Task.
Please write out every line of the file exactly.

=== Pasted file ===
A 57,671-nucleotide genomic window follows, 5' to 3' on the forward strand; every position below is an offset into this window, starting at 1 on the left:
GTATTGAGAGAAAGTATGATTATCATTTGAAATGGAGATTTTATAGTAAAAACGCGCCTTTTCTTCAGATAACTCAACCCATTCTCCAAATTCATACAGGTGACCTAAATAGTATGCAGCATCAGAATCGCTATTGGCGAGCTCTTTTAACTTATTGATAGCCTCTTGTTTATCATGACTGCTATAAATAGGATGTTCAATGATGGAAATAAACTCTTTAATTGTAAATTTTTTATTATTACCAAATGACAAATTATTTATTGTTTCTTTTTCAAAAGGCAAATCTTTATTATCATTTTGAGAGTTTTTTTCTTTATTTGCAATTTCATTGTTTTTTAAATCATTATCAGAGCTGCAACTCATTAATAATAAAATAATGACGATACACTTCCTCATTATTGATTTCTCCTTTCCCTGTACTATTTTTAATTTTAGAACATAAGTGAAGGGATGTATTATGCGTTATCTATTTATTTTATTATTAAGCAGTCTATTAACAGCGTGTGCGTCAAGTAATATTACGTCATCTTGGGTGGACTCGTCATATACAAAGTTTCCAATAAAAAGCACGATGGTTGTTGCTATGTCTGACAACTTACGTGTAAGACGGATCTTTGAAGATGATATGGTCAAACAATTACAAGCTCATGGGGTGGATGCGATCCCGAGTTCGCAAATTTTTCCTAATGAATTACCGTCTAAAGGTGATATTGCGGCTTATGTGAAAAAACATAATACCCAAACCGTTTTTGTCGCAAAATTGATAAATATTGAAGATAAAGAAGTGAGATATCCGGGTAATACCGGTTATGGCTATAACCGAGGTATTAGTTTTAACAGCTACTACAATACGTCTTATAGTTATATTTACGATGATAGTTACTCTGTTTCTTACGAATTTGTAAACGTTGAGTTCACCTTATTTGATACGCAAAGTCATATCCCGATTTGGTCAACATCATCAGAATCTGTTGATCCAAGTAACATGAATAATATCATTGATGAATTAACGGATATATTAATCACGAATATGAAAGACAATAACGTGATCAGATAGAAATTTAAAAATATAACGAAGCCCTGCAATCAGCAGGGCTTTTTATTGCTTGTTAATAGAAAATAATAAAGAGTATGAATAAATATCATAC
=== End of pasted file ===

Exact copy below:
A 57,671-nucleotide genomic window follows, 5' to 3' on the forward strand; every position below is an offset into this window, starting at 1 on the left:
GTATTGAGAGAAAGTATGATTATCATTTGAAATGGAGATTTTATAGTAAAAACGCGCCTTTTCTTCAGATAACTCAACCCATTCTCCAAATTCATACAGGTGACCTAAATAGTATGCAGCATCAGAATCGCTATTGGCGAGCTCTTTTAACTTATTGATAGCCTCTTGTTTATCATGACTGCTATAAATAGGATGTTCAATGATGGAAATAAACTCTTTAATTGTAAATTTTTTATTATTACCAAATGACAAATTATTTATTGTTTCTTTTTCAAAAGGCAAATCTTTATTATCATTTTGAGAGTTTTTTTCTTTATTTGCAATTTCATTGTTTTTTAAATCATTATCAGAGCTGCAACTCATTAATAATAAAATAATGACGATACACTTCCTCATTATTGATTTCTCCTTTCCCTGTACTATTTTTAATTTTAGAACATAAGTGAAGGGATGTATTATGCGTTATCTATTTATTTTATTATTAAGCAGTCTATTAACAGCGTGTGCGTCAAGTAATATTACGTCATCTTGGGTGGACTCGTCATATACAAAGTTTCCAATAAAAAGCACGATGGTTGTTGCTATGTCTGACAACTTACGTGTAAGACGGATCTTTGAAGATGATATGGTCAAACAATTACAAGCTCATGGGGTGGATGCGATCCCGAGTTCGCAAATTTTTCCTAATGAATTACCGTCTAAAGGTGATATTGCGGCTTATGTGAAAAAACATAATACCCAAACCGTTTTTGTCGCAAAATTGATAAATATTGAAGATAAAGAAGTGAGATATCCGGGTAATACCGGTTATGGCTATAACCGAGGTATTAGTTTTAACAGCTACTACAATACGTCTTATAGTTATATTTACGATGATAGTTACTCTGTTTCTTACGAATTTGTAAACGTTGAGTTCACCTTATTTGATACGCAAAGTCATATCCCGATTTGGTCAACATCATCAGAATCTGTTGATCCAAGTAACATGAATAATATCATTGATGAATTAACGGATATATTAATCACGAATATGAAAGACAATAACGTGATCAGATAGAAATTTAAAAATATAACGAAGCCCTGCAATCAGCAGGGCTTTTTATTGCTTGTTAATAGAAAATAATAAAGAGTATGAATAAATATCATAC